Some US Airports Are Searching Cars Parked by Valets Without Your Presence or Consent

If you’re not aware of this parking issue in the US, you should be …

The Fourth Amendment of the US Constitution states: “The right of the people to be secure in their persons, houses, papers, and effects, against unreasonable searches and seizures, shall not be violated, and no Warrants shall issue, but upon probable cause, supported by Oath or affirmation, and particularly describing the place to be searched, and the persons or things to be seized.”

This right is apparently being violated by a number of airports in their Transportation Security Administration (TSA) approved security plans.

According to a recent AP article, workers at Charlotte Douglas International Airport commonly search cars travelers leave with valet parking. The airport’s aviation director (Jack Christine) says any vehicle dropped off at the airport’s curbside is subject to being searched, and workers have been doing that for the past year-and-a-half.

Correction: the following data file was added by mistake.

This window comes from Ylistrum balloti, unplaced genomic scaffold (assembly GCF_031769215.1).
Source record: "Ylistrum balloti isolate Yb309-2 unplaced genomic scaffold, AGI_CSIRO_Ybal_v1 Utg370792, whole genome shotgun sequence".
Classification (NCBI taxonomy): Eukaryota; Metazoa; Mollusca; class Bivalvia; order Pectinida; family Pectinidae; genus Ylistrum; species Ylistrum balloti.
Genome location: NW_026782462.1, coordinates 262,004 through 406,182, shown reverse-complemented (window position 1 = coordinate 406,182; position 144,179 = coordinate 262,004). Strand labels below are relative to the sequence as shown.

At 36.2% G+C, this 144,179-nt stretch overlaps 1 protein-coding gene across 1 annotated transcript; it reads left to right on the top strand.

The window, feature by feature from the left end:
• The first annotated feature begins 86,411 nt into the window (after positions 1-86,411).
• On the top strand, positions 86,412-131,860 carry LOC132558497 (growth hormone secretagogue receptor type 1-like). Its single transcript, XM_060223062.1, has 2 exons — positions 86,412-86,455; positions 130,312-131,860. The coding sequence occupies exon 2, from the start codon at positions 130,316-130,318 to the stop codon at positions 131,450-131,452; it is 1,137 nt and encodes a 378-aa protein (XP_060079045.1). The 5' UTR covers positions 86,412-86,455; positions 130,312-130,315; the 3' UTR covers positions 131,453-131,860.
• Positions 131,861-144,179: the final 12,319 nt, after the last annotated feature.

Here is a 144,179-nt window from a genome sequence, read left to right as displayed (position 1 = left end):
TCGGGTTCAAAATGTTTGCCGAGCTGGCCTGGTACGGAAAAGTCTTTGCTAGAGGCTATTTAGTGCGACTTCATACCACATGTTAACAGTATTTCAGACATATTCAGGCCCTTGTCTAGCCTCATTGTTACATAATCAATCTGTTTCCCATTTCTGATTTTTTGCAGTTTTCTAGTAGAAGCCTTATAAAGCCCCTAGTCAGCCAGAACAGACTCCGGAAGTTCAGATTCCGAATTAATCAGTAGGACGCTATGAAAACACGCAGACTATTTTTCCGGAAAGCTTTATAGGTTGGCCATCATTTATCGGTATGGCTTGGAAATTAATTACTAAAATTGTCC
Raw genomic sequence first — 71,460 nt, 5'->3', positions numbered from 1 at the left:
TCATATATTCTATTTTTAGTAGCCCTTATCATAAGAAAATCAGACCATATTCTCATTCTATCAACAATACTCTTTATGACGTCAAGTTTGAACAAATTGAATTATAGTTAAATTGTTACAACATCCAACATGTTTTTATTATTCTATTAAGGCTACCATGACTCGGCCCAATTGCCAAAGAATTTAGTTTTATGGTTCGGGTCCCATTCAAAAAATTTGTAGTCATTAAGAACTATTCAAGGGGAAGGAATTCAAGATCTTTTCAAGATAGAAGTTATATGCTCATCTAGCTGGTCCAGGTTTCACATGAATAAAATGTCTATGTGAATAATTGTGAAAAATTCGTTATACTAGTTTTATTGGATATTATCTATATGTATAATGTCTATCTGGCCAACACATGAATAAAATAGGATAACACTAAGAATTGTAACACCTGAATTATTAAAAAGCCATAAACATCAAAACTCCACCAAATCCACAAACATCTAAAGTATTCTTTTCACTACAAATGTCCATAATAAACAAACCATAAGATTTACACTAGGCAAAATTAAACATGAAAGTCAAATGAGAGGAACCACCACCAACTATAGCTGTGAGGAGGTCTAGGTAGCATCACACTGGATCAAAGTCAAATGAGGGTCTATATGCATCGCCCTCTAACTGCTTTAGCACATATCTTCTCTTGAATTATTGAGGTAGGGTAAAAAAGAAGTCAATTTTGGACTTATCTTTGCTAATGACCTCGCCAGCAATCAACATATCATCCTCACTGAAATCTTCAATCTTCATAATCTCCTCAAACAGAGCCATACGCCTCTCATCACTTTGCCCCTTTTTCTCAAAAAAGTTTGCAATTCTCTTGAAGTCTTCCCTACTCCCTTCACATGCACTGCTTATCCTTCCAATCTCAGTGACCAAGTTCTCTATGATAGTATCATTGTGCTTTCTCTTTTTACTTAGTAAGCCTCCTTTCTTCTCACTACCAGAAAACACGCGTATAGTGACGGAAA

Christine says if the no-notice searches find anything suspicious, law officers are called to take a look.

An article in Mother Jones‘ reported that a New York woman who valeted her car at Greater Rochester International Airport returned to find a notice on her car informing her that it had been searched without her consent.

The article goes on to say that not only does TSA approve searches of the trunks and interior of unattended cars in an undefined perimeter that’s considered
dangerously close to the airport—like a car left with valet parking—but if a valet attendant finds illegal drugs instead of bombs, they will call the police.

Similar searches without owner consent also appear to have been occuring at San Diego International Airport for the past two years.

Mother Jones reported that not all airports handle valet car searches the same way. Minneapolis-St. Paul International Airport, Nashville International and Logan Airport in Boston search the car while the driver is present. If the driver objects then they are directed to another parking location.

The justification for the violation from some legal experts seems to be that you’ve voluntarily turned the property over to someone else (the valet) or some obscure notices have been posted at the airport stating that cars are subject to search; however, other legal experts strongly argue against this interpretation.

I don’t know about you, but when I valet park I have a reasonable expectation that things stored in my dash, my trunk, etc. are off limits to a valet or anyone else unless they have my express permission to search or have a duly executed warrant.


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